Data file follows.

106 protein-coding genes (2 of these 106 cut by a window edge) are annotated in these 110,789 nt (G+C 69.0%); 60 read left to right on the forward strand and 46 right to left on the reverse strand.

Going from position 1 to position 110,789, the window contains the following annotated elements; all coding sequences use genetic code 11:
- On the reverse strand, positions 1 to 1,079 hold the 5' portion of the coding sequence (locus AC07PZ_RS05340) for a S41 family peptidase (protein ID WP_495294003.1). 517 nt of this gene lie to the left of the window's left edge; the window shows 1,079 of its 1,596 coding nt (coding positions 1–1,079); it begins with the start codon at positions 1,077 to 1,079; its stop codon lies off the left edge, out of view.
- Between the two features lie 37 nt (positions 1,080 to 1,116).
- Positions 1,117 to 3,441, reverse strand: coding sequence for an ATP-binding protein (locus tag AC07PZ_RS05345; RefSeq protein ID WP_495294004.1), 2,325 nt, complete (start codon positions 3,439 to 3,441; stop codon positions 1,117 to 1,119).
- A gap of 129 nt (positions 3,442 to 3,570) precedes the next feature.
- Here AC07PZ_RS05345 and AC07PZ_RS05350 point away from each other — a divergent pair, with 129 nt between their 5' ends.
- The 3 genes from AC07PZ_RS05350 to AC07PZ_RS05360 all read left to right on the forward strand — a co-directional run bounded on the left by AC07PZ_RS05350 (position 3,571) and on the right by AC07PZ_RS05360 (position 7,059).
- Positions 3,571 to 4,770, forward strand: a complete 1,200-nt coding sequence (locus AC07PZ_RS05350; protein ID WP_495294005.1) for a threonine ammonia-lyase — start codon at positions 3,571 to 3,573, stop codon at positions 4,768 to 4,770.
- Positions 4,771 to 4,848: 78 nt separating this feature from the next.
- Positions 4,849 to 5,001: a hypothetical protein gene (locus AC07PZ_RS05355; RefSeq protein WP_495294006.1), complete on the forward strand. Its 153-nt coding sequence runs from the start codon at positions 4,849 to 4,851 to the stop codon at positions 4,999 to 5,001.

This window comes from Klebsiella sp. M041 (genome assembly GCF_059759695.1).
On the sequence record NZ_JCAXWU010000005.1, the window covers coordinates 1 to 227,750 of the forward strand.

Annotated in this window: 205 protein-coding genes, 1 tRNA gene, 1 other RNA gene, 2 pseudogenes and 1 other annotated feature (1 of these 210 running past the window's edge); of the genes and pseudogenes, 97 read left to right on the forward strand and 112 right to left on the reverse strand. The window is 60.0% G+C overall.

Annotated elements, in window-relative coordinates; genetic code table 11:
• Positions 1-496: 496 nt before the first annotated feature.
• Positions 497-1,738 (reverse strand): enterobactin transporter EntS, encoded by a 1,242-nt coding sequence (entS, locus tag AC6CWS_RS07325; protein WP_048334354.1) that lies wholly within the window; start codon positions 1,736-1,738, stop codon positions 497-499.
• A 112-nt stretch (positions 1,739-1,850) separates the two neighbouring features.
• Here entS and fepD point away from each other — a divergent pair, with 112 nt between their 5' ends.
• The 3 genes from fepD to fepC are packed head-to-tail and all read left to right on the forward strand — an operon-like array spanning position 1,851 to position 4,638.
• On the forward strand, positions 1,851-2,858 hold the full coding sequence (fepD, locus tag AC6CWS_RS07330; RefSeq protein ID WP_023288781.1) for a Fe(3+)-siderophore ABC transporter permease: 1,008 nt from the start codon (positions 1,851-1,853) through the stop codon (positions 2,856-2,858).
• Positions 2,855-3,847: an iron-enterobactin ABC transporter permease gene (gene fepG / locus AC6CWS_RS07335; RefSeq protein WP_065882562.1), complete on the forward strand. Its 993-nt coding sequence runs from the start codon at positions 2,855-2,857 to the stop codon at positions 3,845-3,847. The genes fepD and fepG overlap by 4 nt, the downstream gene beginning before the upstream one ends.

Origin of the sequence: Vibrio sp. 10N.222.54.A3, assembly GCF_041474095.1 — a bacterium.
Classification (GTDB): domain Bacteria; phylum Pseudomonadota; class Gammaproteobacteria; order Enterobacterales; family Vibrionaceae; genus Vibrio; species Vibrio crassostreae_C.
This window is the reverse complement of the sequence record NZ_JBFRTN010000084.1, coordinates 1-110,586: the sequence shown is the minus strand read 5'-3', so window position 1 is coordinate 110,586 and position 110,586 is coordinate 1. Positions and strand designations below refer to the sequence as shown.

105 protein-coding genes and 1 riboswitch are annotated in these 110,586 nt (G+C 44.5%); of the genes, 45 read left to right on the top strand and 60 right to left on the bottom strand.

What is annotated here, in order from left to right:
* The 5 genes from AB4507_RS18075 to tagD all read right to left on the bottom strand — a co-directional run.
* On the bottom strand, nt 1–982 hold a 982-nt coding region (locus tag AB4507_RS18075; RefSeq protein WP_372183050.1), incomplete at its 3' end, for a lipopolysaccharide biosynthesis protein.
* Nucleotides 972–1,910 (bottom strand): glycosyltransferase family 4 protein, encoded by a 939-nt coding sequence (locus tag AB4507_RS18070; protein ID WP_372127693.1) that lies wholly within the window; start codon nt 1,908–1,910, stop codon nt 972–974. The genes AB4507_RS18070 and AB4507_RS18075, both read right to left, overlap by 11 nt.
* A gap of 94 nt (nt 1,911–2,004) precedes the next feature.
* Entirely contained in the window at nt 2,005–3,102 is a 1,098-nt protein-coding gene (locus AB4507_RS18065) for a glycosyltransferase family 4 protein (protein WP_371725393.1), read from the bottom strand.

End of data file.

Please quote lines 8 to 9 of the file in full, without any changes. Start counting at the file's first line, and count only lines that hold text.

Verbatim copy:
- The 3 genes from AC07PZ_RS05350 to AC07PZ_RS05360 all read left to right on the forward strand — a co-directional run bounded on the left by AC07PZ_RS05350 (position 3,571) and on the right by AC07PZ_RS05360 (position 7,059).
- Positions 3,571 to 4,770, forward strand: a complete 1,200-nt coding sequence (locus AC07PZ_RS05350; protein ID WP_495294005.1) for a threonine ammonia-lyase — start codon at positions 3,571 to 3,573, stop codon at positions 4,768 to 4,770.